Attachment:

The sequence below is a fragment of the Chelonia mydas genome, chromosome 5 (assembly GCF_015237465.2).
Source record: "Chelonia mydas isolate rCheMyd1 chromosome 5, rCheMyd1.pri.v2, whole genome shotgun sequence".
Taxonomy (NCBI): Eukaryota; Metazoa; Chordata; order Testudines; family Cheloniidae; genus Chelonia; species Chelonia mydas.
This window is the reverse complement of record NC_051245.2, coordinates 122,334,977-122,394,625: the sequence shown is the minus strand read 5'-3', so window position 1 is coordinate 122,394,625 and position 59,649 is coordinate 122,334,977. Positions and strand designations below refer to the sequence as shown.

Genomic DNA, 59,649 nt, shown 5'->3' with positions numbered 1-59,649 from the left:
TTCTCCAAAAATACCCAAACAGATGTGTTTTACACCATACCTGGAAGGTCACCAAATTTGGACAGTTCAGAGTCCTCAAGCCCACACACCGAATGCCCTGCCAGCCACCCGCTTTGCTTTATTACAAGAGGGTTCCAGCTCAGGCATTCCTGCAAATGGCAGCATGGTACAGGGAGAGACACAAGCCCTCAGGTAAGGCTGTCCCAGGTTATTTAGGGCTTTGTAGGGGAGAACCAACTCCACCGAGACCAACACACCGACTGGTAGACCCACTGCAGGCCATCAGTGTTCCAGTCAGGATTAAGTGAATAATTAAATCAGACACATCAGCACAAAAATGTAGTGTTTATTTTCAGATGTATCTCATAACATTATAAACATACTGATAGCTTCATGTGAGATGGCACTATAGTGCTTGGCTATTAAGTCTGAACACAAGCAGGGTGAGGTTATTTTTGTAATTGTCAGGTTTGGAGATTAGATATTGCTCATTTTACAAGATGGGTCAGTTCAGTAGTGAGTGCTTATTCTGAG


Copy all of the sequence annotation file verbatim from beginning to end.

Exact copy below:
The sequence below is a fragment of the Chelonia mydas genome, chromosome 5 (assembly GCF_015237465.2).
Source record: "Chelonia mydas isolate rCheMyd1 chromosome 5, rCheMyd1.pri.v2, whole genome shotgun sequence".
Taxonomy (NCBI): Eukaryota; Metazoa; Chordata; order Testudines; family Cheloniidae; genus Chelonia; species Chelonia mydas.
This window is the reverse complement of record NC_051245.2, coordinates 122,334,977-122,394,625: the sequence shown is the minus strand read 5'-3', so window position 1 is coordinate 122,394,625 and position 59,649 is coordinate 122,334,977. Positions and strand designations below refer to the sequence as shown.

Genomic DNA, 59,649 nt, shown 5'->3' with positions numbered 1-59,649 from the left:
TTCTCCAAAAATACCCAAACAGATGTGTTTTACACCATACCTGGAAGGTCACCAAATTTGGACAGTTCAGAGTCCTCAAGCCCACACACCGAATGCCCTGCCAGCCACCCGCTTTGCTTTATTACAAGAGGGTTCCAGCTCAGGCATTCCTGCAAATGGCAGCATGGTACAGGGAGAGACACAAGCCCTCAGGTAAGGCTGTCCCAGGTTATTTAGGGCTTTGTAGGGGAGAACCAACTCCACCGAGACCAACACACCGACTGGTAGACCCACTGCAGGCCATCAGTGTTCCAGTCAGGATTAAGTGAATAATTAAATCAGACACATCAGCACAAAAATGTAGTGTTTATTTTCAGATGTATCTCATAACATTATAAACATACTGATAGCTTCATGTGAGATGGCACTATAGTGCTTGGCTATTAAGTCTGAACACAAGCAGGGTGAGGTTATTTTTGTAATTGTCAGGTTTGGAGATTAGATATTGCTCATTTTACAAGATGGGTCAGTTCAGTAGTGAGTGCTTATTCTGAG